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Denver's minimum-wage hike signed into law; Colorado initiative clears House

Denver Mayor Michael Hancock signed an ordinance that will raise the floor wage for both city workers and city contractors to $15 per hour.
Credit: Denver Mayor's Office
Denver Mayor Michael Hancock signs a law requiring city employees and contractors to be paid at least $15 per hour.

Two efforts that could lead to higher minimum wages took big steps last week.

On Friday, Denver Mayor Michael Hancock signed an ordinance that will raise the floor wage for both city workers and city contractors to $15 per hour. The move will give pay boosts to nearly 1,900 city workers — the vast majority of whom work in the parks and recreation department — and an undetermined amount of workers with companies that have about 300 contracts in place with Denver.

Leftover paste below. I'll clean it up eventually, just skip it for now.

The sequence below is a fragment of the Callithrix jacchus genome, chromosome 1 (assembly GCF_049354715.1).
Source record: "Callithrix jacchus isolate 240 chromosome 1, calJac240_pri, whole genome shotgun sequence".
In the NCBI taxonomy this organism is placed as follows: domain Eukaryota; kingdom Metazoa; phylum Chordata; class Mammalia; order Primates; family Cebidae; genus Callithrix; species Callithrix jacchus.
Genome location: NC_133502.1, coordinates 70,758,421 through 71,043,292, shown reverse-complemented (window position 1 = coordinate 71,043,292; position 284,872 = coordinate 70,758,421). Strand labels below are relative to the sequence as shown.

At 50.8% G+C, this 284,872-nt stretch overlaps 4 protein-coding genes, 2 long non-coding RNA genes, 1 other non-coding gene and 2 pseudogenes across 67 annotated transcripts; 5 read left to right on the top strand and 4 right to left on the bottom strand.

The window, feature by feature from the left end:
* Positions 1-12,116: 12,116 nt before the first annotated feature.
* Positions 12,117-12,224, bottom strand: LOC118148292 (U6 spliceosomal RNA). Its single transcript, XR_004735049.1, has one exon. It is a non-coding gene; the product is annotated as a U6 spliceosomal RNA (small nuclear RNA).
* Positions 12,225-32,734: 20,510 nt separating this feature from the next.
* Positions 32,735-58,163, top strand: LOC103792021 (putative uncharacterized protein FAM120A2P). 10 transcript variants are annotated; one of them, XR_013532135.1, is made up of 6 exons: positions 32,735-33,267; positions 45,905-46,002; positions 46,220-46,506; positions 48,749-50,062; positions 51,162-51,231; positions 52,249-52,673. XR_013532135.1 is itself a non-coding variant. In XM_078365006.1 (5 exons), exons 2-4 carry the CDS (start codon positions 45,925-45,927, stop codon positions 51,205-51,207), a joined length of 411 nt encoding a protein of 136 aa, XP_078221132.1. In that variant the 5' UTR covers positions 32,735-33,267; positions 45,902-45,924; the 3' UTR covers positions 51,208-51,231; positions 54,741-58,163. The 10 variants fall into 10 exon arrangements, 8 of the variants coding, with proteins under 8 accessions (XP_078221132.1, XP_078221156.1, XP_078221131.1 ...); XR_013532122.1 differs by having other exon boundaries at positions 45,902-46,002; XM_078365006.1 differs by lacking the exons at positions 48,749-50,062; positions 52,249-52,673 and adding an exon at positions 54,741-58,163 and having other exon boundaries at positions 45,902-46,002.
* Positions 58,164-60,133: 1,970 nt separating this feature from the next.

“The wage gap has kept people in poverty and threatens the ability of working families to meaningfully participate in the economic prosperity cities like Denver are experiencing,” Hancock said in a statement. “This proposal was a critical step we could take as a city to ensure all our residents have equitable access to opportunity in Denver.”

That move came four days after the Colorado House voted 40-24 to approve House Bill 1210, sponsored by Democratic Reps. Jovan Melton of Aurora and Rochelle Galindo of Greeley, which allows local governments to raise the minimum wage for businesses within their boundaries above the state’s minimum wage, which will raise to $12 per hour on Jan. 1. The vote was a Democratic-led partisan one except for Rep. Marc Snyder, D-Manitou Springs, who voted with Republicans against the bill.

Read more at the Denver Business Journal: https://bit.ly/2TeZrlm

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